Cardio-oncology network to be created nationally

Cardio-oncology network to be created nationally

In an exciting development, a national network of cardio-oncology hubs is set to be created.

With childhood cancer survival rates having improved dramatically in recent decades, focus is now turning towards minimising long-term side effects of treatments. In an exciting development, a national network of cardio-oncology hubs is set to be created to further investigate the link between cancer treatments and heart damage.

The project will be led Associate Professor Rachel Conyers, a paediatric oncologist researching the potential for some chemotherapy drugs to switch off, and ultimately kill, heart cells.

“We have secured $1,000,000 to open three national cardio-oncology clinics to help not only paediatric cancer survivors, but adults as well,” Dr Conyers told The Kids’ Cancer Project. 


Read more: Understanding the genetic basis of chemotherapy-induced cardiomyopathy


 

The funding was secured by the Murdoch Children’s Research Institute (MCRI) and awarded under a joint initiative by the Heart Foundation and the Federal Government. It was one of eight projects to share in $8,000,000 worth of grants, after an extensive survey highlighted the need for additional support surrounding the impact of cancer treatments on cardiovascular health.

The cardio-oncology network builds on Dr Conyer’s work with Dr David Elliot, which The Kids’ Cancer Project has been supporting for several years. The pair recently founded the Australian Cardio Oncology Registry and Biobank (ACOR). Through this, their research has undertaken genomic sequencing in children whose chemotherapy has resulted in life-threatening impairment of heart functions.

The team has determined genetic markers that predispose some children to irreversible, and sometimes fatal, chemotherapy-induced heart damage.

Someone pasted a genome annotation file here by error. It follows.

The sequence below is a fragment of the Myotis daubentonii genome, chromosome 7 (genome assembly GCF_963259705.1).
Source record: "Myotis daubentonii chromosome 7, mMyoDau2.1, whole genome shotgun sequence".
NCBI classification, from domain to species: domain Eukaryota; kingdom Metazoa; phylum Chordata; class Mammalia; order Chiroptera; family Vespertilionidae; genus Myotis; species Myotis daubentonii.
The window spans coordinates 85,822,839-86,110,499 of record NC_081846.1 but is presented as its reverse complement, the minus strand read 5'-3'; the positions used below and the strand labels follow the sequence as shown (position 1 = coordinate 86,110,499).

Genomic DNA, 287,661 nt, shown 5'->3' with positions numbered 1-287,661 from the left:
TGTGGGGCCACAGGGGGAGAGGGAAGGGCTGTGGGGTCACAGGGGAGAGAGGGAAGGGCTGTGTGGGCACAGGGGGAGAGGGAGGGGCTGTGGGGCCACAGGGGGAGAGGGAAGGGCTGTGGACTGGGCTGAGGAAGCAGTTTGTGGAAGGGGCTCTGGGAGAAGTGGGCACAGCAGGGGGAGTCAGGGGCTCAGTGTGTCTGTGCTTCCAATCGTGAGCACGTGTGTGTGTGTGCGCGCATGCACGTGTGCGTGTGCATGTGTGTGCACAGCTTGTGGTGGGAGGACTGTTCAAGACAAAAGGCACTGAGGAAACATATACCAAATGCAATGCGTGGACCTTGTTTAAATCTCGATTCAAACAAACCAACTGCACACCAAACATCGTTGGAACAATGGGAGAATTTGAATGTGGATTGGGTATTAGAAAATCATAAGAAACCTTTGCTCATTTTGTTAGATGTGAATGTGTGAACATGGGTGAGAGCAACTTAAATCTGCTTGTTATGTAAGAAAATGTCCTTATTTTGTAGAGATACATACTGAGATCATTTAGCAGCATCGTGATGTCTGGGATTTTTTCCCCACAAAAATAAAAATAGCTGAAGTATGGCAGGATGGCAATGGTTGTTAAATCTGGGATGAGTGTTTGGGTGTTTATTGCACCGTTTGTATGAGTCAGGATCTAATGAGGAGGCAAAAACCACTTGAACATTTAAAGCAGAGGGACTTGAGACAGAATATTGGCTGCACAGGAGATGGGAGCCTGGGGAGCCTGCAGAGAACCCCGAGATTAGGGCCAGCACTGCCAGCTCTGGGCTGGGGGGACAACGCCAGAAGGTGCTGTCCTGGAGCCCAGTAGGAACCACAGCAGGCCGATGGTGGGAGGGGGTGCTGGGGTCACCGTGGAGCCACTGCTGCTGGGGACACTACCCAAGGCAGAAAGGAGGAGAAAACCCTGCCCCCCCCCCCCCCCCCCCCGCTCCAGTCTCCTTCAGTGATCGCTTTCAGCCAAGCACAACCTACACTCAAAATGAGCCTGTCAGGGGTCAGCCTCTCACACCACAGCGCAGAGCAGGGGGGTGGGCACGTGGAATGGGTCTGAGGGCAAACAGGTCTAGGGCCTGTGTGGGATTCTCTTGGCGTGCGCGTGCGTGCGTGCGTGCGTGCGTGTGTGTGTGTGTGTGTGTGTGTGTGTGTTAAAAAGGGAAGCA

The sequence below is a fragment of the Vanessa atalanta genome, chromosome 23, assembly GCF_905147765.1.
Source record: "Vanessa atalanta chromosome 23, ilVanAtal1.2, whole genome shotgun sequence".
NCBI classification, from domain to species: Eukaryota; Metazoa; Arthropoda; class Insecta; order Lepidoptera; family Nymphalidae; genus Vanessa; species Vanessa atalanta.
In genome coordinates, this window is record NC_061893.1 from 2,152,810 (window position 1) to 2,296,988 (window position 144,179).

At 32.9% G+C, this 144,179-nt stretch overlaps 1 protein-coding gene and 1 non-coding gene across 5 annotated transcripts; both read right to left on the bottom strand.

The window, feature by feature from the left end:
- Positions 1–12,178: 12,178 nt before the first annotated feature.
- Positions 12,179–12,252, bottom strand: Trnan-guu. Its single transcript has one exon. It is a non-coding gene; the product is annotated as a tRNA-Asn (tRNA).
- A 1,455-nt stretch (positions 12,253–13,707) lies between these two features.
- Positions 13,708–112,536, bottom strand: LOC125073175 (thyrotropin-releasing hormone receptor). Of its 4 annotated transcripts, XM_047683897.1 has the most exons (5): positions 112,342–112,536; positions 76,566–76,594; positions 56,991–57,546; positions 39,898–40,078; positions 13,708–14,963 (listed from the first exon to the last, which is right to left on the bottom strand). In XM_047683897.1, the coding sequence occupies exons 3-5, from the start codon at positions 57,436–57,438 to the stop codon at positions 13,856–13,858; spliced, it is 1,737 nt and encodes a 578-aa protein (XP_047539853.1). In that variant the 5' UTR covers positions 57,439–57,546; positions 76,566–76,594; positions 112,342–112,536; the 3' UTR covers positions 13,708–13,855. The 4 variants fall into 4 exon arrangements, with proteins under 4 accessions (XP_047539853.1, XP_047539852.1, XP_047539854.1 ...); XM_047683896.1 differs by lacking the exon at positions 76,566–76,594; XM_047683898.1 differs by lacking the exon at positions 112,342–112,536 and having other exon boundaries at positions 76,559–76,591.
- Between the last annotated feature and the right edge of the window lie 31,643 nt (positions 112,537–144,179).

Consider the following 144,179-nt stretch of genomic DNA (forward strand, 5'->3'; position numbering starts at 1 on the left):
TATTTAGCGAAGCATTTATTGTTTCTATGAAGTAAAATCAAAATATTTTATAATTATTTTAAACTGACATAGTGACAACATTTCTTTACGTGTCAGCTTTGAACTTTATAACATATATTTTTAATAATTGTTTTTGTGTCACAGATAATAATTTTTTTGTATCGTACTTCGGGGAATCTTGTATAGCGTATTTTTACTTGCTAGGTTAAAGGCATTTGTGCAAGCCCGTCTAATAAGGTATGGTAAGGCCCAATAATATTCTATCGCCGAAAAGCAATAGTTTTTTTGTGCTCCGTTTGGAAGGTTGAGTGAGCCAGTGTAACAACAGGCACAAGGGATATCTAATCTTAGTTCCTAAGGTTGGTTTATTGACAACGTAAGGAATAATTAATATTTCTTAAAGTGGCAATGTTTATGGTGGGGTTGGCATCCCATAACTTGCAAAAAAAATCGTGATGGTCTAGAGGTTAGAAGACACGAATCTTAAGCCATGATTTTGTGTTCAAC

Section 1 Image
“These multidisciplinary clinics will provide clinical care to cancer patients while enrolling them on the ACOR studies that The Kids’ Cancer Project has been funding since 2018!”

- Associate Professor Rachel Conyers

Dr Conyers is excited for the new national network, which could be open as early as December 2021.

“This has been a labour of love for Associate Professor David Elliot and myself since 2012 and it is just so fabulous, a decade later, to be poised to have impact on cardiovascular outcomes for children diagnosed with cancer on a national scale.”

“All this would not have been possible without The Kids’ Cancer Project and its donors. We were able to leverage the funding provided by The Kids’ Cancer Project to now create the infrastructure on the ground to make both improved patient care with an integrated research program.”

“All this would not have been possible without The Kids’ Cancer Project and its donors.”

- Associate Professor Rachel Conyers

Latest News & Stories

Big bids help kids with cancer

Follow & Share

#ScienceSolutionsSurvival #TheKidsCancerProject